Building the capital's first vertical school along the new light rail corridor could help ease classroom overcrowding, according to the ACT's peak parents group.
In a recent budget submission, the ACT Council of Parents and Citizens Associations warned schools were bracing for "significant population growth" over the next decade and called on the government to build a multi-storey school in the inner north as well as a campus in east Gungahlin and a new primary school in central Belconnen.
Almost 20 per cent of Canberra public schools are full or almost full, according to 2018 government census data.
Janelle Kennard of the council said the government's own projections indicated Gungahlin school populations will double over the next decade - with an addition of almost 7000 students - but planning remained too conservative.
Some demand will be met by a school opening next year in Taylor and construction of another school in Molonglo will also begin in 2019 as land is released for future school sites.
But Ms Kennard said a number of preschoolers were already missing out on spots at their local schools, separating them from their friendship groups and causing hassles for families with several kids at different schools.
Development along the light rail corridor of the inner north had put "strain" on schools such as Lyneham High, Campbell High and North Ainslie Primary which were filling up or already over capacity, the council said.
It recommended buying a smaller parcel of land for a vertical school, in line with models rolled out in Sydney and Melbourne.
“Let’s not limit ourselves by what we’ve done in the past. Canberra’s growing up," Ms Kennard said.
ACT Education Minister Yvette Berry said the government had invested more than $24 million in school expansions to meet enrolment needs in the last budget but would consider the group's submission.
"I have visited the vertical school in Melbourne and although Canberra is a bit different it’s always good to see creative solutions such as this," she said.
While in Canberra overcrowding wasn't forcing students to work in corridors or courtyards, Ms Kennard said demountables rolled out across ACT schools were not enough to cope with the pace of growth.
"Then you’re not going to have enough things like toilets, parking or a big enough hall, you’re going beyond what the school was designed for," she said.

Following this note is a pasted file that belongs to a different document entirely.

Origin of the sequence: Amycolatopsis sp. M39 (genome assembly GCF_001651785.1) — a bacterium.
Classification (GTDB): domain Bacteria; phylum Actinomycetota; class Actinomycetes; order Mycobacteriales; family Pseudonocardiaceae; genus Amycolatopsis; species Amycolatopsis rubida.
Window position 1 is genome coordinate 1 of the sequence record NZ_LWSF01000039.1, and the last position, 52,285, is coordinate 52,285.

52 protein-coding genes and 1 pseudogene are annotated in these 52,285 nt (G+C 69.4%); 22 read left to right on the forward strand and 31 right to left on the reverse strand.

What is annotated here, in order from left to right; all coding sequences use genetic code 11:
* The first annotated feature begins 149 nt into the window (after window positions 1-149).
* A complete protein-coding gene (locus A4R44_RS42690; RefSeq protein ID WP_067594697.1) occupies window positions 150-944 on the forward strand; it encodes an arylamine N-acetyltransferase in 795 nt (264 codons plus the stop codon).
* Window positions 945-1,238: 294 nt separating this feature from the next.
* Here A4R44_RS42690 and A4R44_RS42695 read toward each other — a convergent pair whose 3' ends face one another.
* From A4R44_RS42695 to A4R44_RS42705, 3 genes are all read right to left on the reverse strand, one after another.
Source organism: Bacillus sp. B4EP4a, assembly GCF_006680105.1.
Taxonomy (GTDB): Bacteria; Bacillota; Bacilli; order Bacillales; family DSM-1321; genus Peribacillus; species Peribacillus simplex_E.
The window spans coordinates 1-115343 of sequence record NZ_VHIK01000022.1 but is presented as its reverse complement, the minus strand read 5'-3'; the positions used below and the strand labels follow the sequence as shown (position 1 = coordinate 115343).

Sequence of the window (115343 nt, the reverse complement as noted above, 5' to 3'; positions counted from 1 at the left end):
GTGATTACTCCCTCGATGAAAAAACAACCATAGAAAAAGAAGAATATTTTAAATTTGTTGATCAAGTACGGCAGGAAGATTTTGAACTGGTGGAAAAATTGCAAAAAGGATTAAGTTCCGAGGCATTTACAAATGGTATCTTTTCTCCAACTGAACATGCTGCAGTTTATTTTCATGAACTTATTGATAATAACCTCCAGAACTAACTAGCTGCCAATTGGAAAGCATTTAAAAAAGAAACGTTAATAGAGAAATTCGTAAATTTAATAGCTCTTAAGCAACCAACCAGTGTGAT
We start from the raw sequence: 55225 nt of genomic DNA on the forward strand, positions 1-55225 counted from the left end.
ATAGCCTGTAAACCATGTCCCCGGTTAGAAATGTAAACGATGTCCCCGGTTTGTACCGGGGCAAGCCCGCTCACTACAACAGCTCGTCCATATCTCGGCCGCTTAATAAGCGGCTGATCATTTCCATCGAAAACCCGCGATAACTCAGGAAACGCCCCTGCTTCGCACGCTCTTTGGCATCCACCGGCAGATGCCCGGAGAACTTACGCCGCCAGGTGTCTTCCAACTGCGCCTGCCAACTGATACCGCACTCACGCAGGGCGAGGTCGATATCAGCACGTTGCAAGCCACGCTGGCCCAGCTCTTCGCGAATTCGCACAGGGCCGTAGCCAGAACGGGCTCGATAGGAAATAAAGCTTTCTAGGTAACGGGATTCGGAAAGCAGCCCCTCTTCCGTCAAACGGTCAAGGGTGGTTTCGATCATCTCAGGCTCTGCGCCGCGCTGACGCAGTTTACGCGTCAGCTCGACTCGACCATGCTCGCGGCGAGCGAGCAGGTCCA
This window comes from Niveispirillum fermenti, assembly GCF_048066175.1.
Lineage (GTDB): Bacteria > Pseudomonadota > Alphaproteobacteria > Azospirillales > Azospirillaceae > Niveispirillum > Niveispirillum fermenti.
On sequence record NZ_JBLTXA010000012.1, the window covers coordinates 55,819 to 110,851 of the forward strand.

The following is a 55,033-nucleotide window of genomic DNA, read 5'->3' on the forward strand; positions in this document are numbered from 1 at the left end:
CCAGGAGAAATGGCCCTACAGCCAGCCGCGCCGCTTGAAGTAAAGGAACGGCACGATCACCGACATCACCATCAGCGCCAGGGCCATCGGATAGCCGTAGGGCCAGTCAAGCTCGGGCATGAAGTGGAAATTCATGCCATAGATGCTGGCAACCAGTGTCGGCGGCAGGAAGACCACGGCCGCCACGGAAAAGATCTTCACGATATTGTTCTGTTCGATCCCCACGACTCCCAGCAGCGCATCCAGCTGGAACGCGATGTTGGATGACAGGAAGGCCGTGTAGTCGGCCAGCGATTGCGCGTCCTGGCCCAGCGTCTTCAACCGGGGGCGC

Parents reported specialist facilities such as art rooms, libraries or halls were often the first to go when a school faced capacity issues, the council said.
"In Canberra, libraries are being replaced as permanent classrooms," Ms Kennard said.
Some specialist classrooms are still counted in capacity figures and the council wants them excluded from such calculations.
"It wasn't long ago that we had a policy to close schools, we don't want to repeat that pattern," Ms Kennard said.
"But we think they're being too conservative and leading too far [the other] way. There’s been too much of a squeeze while a baby boom is happening. What we’re now seeing in Belconnen and in central Canberra ... we could do with some of those schools back."
A review of census data earlier this year ruled out some areas like kitchens and art rooms from counts, the directorate said, slightly lowering capacity figures, but specialist classrooms could still be included in data as schools were measured on a "case by case" basis.
While 15 Canberra schools were close to bursting at between 102 and 90 per cent capacity as of February, a dozen others were less than half full.
After a number of Canberra schools grappled with capacity issues in 2017, the ACT changed the rules on cross-border enrolment to limit the number of schools NSW families could send their children.
The education directorate says there are guidelines for new school builds which dictate the number of students per square metre in a classroom, but there are no set rules for existing buildings.
It is understood principals are guided by student-teacher ratios, which are still among the lowest in the country.